Thursday, August 10, 2017

Porch Stories: Seasons

If you sat on a porch with a friend, what could you tell them about God's Faithfulness in All Seasons? For her Wednesday Porch Story this week, Kristin opens with:
So, let’s focus on how seasons are good. God does something with the seasons – the ones on the calendar and the ones in my heart. I want to take the freedom and pace of Summer Break into the beginning of the school year, when the weather cools for fall, and along wherever else God leads me in the coming days.
porch stories: seasons

"I have had my share of desires and goals, but my life has come to me or I have gone to it mainly by way of mistakes and surprises." -Wendell Berry

Each of the four astronomical/meteorological seasons has some predictable characteristics that to some extent relate to geography. Ambient temperature, weather patterns (snow, rain, tornado, monsoon), local fruit and veggies, longer or shorter nights and days, outdoor and indoor activities people incline toward. Climate change is a sad reality, but because God calls humanity to steward creation with the same love God himself would provide, thoughtful, informed attention to the needs of plants, critters, and waterways can start to reverse devastating damages human ignorance and carelessness have caused.

We call spices, herbs, and sauces that add tang, interest, savor and flavor to foods "seasons" or "seasonings." If you've experienced tabasco, oregano, chipotle, worcestershire, or nutmeg, you sort of can predict what it will add to a dish and whether or not you'll like it. You only partly can predict because with curries, pumpkin pie spices, seasoned salts and others (worcestershire!) that are creative blends, you may be surprised.

Kristin refers to seasons on the calendar and seasons in her heart. Poet, farmer, and theologian Wendell Berry tells us his real living hasn't been as much about his own plans and expectations as it has been about God's redeeming his mistakes and missteps—God's surprises in his life. Long ago someone told me I love "the thrill of the chase," and that I do. One reason the slowness, drama, and unexpected innings of baseball intrigue me so! Exactly the way different climates, weather patterns, winter and summer, savory, succulent, or sweet good eats, casual and dressy clothes add interest even to dull disappointing days when nothing much has been happening or too much of the truly wrong events have been going down. All humans everywhere have seasons of grief and loss. Seasons of professional success, of flourishing relationships—for what it's worth to label heart endeavors successful or flourishing.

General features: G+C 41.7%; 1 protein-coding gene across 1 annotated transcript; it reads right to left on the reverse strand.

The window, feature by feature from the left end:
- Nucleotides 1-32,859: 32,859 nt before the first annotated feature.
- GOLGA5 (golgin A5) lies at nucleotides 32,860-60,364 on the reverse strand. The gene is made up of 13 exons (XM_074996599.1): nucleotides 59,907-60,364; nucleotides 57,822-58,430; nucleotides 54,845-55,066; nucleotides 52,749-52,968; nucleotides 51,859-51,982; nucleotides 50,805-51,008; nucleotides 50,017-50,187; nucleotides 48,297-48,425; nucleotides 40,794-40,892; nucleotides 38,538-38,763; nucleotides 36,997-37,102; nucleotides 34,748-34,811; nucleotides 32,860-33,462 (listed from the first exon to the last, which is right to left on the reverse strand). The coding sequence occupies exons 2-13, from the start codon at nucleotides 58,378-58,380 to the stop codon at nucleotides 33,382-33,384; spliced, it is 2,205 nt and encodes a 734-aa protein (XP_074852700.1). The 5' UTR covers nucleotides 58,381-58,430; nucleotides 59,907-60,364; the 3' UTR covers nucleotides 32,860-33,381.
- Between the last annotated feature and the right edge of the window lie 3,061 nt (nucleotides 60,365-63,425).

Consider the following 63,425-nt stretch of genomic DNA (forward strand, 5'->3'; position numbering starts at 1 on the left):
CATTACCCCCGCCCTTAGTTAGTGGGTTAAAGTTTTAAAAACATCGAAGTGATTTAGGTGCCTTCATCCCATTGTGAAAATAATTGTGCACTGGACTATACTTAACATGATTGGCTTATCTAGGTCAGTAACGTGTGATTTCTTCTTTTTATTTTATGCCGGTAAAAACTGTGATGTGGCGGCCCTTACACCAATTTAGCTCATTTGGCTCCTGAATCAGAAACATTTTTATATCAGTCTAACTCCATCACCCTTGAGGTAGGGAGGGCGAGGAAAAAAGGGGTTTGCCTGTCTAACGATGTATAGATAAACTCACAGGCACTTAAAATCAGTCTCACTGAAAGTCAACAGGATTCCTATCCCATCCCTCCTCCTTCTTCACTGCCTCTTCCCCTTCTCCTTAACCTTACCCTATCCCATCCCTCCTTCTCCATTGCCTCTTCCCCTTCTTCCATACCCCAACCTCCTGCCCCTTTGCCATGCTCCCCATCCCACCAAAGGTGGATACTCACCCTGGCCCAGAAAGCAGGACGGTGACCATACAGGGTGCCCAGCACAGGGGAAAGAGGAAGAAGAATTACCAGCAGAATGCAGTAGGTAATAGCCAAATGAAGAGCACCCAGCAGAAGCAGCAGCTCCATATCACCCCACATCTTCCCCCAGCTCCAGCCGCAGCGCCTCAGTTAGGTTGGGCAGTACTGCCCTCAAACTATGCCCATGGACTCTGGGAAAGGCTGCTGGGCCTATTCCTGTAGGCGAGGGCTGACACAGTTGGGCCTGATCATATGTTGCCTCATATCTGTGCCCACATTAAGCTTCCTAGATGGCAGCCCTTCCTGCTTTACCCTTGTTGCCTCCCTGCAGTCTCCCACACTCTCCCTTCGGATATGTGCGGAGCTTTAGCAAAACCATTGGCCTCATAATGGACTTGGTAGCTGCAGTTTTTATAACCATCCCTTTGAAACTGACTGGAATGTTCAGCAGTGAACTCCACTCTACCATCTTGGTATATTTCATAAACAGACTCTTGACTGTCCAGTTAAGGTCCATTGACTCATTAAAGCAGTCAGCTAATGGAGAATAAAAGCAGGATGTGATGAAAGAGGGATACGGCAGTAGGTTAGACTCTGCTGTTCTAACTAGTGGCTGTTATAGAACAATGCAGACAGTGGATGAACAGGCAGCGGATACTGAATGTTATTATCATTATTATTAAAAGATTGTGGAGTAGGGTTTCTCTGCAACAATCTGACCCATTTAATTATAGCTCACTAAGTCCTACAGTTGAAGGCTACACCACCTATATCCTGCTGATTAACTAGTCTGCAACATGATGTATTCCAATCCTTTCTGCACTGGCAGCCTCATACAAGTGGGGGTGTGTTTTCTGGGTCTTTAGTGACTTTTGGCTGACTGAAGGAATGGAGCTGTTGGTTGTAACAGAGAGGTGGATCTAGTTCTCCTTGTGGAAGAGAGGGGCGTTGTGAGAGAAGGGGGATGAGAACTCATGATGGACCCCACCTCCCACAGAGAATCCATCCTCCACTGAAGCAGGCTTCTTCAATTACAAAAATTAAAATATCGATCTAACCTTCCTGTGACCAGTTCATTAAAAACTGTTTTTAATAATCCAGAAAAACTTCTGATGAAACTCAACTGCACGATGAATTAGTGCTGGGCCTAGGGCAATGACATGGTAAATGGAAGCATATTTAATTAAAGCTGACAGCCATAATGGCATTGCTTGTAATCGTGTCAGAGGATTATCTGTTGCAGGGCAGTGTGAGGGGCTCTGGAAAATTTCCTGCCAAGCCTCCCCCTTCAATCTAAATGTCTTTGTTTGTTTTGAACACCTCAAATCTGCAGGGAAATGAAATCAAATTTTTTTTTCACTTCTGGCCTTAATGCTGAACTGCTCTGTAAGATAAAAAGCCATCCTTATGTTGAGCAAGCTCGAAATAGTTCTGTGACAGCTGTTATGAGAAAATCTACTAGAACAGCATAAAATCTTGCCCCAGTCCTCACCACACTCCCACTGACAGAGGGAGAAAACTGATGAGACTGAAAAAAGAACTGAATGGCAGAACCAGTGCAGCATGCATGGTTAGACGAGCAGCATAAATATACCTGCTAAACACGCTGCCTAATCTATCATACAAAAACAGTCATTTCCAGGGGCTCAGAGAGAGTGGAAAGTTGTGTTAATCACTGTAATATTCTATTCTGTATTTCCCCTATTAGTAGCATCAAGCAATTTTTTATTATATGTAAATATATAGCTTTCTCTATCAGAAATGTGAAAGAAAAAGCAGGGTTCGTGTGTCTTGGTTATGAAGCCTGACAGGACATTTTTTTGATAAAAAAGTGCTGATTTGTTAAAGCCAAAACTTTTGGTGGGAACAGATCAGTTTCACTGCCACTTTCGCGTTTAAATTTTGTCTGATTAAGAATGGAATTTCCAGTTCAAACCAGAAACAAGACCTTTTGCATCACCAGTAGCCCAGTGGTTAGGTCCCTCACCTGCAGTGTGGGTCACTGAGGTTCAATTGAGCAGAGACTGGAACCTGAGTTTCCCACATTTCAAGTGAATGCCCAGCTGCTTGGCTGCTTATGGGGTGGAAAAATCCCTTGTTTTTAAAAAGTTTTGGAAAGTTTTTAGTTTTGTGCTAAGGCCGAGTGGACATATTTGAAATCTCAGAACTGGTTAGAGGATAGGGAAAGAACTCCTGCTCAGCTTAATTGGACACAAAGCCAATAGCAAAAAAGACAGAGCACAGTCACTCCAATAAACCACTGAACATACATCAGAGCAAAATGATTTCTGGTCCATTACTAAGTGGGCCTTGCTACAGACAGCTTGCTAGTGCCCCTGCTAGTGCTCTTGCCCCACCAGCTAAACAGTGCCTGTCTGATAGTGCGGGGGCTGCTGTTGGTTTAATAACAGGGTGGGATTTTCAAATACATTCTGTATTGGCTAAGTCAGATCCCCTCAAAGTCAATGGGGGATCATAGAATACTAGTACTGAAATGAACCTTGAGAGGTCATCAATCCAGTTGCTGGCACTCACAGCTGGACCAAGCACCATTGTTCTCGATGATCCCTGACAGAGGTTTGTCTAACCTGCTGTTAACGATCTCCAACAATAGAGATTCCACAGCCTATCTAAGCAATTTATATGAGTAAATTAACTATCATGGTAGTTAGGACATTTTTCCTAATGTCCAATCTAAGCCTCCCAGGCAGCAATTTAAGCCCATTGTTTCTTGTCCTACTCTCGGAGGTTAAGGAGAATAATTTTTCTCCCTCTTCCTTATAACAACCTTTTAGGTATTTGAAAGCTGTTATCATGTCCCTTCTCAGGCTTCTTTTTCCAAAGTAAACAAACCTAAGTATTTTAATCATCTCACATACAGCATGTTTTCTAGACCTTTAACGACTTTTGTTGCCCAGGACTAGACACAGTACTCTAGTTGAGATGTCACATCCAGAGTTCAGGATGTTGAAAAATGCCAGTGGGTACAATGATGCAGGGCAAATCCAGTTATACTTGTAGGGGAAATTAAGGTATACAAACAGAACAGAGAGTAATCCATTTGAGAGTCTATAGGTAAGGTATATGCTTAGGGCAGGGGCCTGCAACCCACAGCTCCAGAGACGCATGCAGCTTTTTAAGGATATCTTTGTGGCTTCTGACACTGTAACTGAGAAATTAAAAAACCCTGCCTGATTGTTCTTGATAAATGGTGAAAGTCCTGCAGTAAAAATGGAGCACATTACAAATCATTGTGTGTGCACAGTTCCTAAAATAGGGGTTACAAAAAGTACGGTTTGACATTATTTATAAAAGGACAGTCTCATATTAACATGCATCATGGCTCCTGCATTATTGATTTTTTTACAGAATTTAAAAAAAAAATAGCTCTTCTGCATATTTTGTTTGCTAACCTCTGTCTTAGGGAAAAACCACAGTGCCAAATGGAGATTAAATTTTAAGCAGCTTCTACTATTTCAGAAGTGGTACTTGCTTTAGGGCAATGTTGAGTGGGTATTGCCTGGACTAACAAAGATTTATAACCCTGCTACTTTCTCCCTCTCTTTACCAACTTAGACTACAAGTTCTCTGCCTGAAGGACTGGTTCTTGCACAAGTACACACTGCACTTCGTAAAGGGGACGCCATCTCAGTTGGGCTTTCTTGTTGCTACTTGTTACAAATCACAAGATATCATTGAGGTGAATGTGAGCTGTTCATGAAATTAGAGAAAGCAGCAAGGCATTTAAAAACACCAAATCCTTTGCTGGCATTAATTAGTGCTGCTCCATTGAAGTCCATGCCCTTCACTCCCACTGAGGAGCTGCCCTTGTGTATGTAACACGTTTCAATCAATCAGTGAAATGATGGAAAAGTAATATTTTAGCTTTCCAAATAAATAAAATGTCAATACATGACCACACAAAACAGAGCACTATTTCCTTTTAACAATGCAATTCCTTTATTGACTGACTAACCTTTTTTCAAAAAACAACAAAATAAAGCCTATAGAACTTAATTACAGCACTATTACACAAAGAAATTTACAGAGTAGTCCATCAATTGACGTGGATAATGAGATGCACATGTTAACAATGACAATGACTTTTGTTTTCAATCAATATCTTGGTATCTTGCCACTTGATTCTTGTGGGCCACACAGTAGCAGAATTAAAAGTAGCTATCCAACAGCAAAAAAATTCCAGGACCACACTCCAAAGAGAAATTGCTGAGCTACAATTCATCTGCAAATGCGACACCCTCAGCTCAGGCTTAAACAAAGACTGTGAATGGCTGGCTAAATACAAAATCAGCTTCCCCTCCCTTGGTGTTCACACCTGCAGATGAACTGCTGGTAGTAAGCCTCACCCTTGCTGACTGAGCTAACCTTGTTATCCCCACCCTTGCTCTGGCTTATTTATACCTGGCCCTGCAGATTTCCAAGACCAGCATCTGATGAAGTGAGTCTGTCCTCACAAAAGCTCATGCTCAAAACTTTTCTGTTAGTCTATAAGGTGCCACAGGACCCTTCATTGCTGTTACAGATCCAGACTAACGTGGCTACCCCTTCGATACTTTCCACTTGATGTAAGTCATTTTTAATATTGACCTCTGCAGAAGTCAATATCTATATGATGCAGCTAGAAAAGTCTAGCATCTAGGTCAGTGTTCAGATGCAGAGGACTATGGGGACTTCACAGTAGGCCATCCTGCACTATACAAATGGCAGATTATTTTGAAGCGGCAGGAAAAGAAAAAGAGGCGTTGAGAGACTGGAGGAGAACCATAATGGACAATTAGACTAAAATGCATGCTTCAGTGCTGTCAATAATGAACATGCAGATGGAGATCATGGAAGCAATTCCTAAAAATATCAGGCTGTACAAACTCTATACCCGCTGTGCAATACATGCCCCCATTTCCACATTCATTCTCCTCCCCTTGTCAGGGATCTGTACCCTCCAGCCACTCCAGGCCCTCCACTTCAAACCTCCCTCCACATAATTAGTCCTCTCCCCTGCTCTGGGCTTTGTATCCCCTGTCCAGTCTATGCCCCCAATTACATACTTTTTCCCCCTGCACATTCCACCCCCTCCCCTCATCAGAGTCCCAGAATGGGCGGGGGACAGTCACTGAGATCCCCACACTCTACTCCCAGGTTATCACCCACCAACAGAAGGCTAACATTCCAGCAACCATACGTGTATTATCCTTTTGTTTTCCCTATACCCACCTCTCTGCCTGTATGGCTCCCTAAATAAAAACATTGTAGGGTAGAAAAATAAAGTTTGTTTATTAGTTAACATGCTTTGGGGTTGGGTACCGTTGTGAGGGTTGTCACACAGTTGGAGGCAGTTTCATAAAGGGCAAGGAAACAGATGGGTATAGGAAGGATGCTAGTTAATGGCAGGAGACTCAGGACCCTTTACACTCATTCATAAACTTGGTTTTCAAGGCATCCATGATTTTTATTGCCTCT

My own season of sorrow has been endless. Too many years of overwhelming disappointment following high expectations. Human seasons contain predictable elements, but like weather seasons in a carefully-stewarded environment, they also contain the hope of a future, God's promise of new life from every kind of death imaginable. If I sat on a porch with a friend, what would I tell them? About my own losses, failures, unfaithfulness, and sorrow? I hope so, because I trust I've grown some beyond my conviction that my pain is illegitimate, isn't worth talking about. Would I also tell them about God's faithfulness? About God redeeming my mistakes, *even* the sins and missteps of others that have affected me. In the power of the Holy Spirit of life—oh, yes! You know I will!

To God alone be glory!

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2 comments:

waterintowineblog.com said...

I think I'd like to sit on the porch a while and hear some of your stories. I guess this internet is a virtual porch. YES our pain, our story and losses and gains are legitimate our stories worth telling for ourselves and others. Always worth telling truth. I enjoyed your post. Thank you for getting me thinking today. Linked Up at #Porch Stories also today.

beingwoven.org said...

I love sharing stories on the porch. I recall my Grandpa's front porch in Chicago where many from the neighborhood (all ages) would come and spend an evening.